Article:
5. Dampen the assembly so that it never remains at any one speed long enough to create large amplitudes. This is the utility of velocity dampeners (shocks) because the resistance is always changing with amplitude and velocity. A critical amplitude and speed can be targeted and a shock designed to reduce the speed out of the range of the critical frequency. Before shocks, designers used caster and the resulting friction drag on the tire to produce dampening. A motorcycle is designed with rake to produce the same dampening effect.

Where does this fit into the XJ stabilizer?

First realize the system (suspension) has a natural frequency. It is not a design flaw. It is something that is NOT easily designed out of the system.

The result is designers combine all the tricks to reduce the chance a natural frequency will become a problem: caster, camber, scrub radius, tire mass, wheel offset, suspension bushing stiffness, linkage design, control or a-arm mass, driveline angle, shock valving, and a stabilizer. Each of these tricks adds dampening to one or more components. The goal is to assure that two or more components will not work in resonance at the same speed.

Are all of the tricks needed? Probably not, but if an Attorney pointed out that you failed to exhaust all potential problems and solutions you could find yourself wishing you added more caster (demanding power steering), more tire pressure (requiring softer springs), a stabilizer (resulting in slower steering), and an anti-sway bar (harsher ride) to avoid a lawsuit.

People wonder why modern 2000 lb. cars need power steering when it was rare on 4000 lb cars of 50 years ago, and they had easier steering? Well, dampening added by all the tricks has to be countered with (Argh, Argh, Argh), more power -- steering.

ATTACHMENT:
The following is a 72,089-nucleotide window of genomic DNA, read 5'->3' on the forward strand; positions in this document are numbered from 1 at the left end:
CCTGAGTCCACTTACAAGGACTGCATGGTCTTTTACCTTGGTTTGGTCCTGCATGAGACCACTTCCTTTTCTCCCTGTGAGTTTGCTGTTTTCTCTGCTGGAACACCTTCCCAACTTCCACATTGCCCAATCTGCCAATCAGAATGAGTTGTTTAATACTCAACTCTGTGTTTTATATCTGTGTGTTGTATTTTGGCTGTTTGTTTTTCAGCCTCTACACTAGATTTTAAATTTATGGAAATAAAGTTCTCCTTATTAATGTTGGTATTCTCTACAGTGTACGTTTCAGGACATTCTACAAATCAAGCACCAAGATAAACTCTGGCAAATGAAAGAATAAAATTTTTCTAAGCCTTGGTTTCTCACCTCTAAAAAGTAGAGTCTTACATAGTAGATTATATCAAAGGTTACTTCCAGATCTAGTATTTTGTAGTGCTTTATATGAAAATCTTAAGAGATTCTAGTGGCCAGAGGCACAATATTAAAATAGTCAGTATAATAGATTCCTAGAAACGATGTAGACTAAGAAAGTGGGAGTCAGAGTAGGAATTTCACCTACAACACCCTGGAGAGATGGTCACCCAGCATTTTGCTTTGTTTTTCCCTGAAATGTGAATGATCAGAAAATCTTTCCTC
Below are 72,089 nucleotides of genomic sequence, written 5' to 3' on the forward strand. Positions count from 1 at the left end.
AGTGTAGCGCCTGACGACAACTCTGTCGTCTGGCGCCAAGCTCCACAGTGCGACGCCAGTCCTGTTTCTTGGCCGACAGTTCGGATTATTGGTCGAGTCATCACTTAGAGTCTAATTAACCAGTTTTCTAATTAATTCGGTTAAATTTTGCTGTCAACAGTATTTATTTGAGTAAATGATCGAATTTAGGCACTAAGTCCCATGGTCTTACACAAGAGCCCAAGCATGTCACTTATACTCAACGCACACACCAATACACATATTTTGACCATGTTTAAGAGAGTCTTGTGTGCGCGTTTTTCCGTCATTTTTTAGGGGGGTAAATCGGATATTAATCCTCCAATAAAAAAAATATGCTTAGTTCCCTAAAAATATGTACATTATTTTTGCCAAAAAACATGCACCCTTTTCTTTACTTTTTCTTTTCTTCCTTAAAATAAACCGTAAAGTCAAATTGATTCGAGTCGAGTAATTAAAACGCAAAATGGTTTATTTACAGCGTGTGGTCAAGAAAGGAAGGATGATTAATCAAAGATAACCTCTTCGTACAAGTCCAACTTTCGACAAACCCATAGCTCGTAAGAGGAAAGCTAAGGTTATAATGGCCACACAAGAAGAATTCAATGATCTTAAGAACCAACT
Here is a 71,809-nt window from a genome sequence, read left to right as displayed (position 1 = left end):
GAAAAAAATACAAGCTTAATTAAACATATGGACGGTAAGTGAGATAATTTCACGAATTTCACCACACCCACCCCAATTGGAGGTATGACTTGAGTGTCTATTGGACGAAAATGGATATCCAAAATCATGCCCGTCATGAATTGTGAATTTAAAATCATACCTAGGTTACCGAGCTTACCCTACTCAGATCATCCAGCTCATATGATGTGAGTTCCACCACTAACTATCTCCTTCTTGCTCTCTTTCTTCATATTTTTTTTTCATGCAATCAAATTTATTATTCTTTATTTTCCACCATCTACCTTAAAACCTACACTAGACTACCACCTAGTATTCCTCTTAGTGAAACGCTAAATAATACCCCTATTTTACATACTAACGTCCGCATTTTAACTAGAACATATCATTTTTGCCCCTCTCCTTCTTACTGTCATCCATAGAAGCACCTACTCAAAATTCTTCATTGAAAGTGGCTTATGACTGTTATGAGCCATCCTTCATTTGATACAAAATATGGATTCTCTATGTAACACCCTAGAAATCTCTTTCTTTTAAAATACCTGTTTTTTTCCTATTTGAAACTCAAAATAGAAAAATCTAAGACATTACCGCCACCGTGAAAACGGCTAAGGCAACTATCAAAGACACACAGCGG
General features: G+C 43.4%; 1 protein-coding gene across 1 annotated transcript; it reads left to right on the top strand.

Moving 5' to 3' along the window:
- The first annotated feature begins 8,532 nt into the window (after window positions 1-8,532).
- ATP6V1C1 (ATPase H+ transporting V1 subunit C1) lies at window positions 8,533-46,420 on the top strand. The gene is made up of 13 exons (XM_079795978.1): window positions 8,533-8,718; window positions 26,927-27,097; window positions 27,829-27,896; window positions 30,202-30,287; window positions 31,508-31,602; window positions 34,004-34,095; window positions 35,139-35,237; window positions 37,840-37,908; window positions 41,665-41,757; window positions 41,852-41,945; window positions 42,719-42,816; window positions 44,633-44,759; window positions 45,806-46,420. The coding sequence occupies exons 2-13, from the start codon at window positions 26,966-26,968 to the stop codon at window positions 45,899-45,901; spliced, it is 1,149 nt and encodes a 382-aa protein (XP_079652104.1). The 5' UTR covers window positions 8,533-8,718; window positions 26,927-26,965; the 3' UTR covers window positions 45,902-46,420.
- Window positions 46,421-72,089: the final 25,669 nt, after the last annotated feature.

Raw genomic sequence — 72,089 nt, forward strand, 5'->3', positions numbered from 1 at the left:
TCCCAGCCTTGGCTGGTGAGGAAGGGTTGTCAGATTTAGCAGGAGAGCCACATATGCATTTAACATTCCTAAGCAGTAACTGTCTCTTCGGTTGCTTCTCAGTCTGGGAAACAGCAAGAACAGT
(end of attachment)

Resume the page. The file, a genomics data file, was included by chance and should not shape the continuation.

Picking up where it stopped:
Designs are driven to reduce weight to achieve better mileage and performance. We cannot just add mass and make everything so damn fat and expensive that it cannot be afforded (why we get $700 toilet seats). Even if we did get extreme on the design there are ten "idiots" unknowingly waiting to prove the "idiot proof" design fails to deliver.

Considering that 800,000 plus XJ's have been sold, and a 200,000 mile life is common for the design, the few wobble problems that do exist reflect a good solution. Unfortunately something as simple as a weak bushing can upset the design when added stress is placed on the system (big tires, wear, bad alignment). All the bushing sleeves can be tight and even a loose shock or weak rubber control arm bushing can promote the wobble.

A special steering system (even as advanced as IFS) will not eliminate wobble. Every time I read a post that this or that custom part "killed the Death Wobble," I rein the urge to say BS. I hold my thoughts only because the solutions, while not addressing wobble, have other benefits that are cool to exploit. The many "solutions" that only postponed the replacement of other bushings, after more wobble blues, proves this out.

I believe that an owner can remove a stabilizer and not experience wobble. It will still be safe, for that owner and their level of attention to detail.

Will removing work for you? Maybe, but I'll gamble it will not eliminate an existing wobble condition (and I'll give odds it's removal will make the wobble worse).

Is it a fair test to determine you eliminated other components that contribute to wobble? Probably, more that any other I can offer.

Is it a safe practice for the common Joe (or Jill) to drive without a stabilizer? Probably not (or at least, not with me in the suicide seat).

Attention to detail (maintenance and proactive part replacement) can reduce the chance you will experience wobble. I believe this is the best solution and at times, with wear and tear unknown, a shotgun approach is demanded.

I would recommend that advice on wobble solutions focus on the requirement for better attention to maintenance and wear, rather than part swapping or armchair design critique.

Happy Trails!

Ed A Stevens

Gleaned from a post on the NAXJA Modifications Tech Forum by Ed A Stevens.
NAXJA, and the author of this tech article disclaim any and all liability associated with any "do it yourself" vehicle modifications and/or repairs.
Content © 1999 North American XJ Association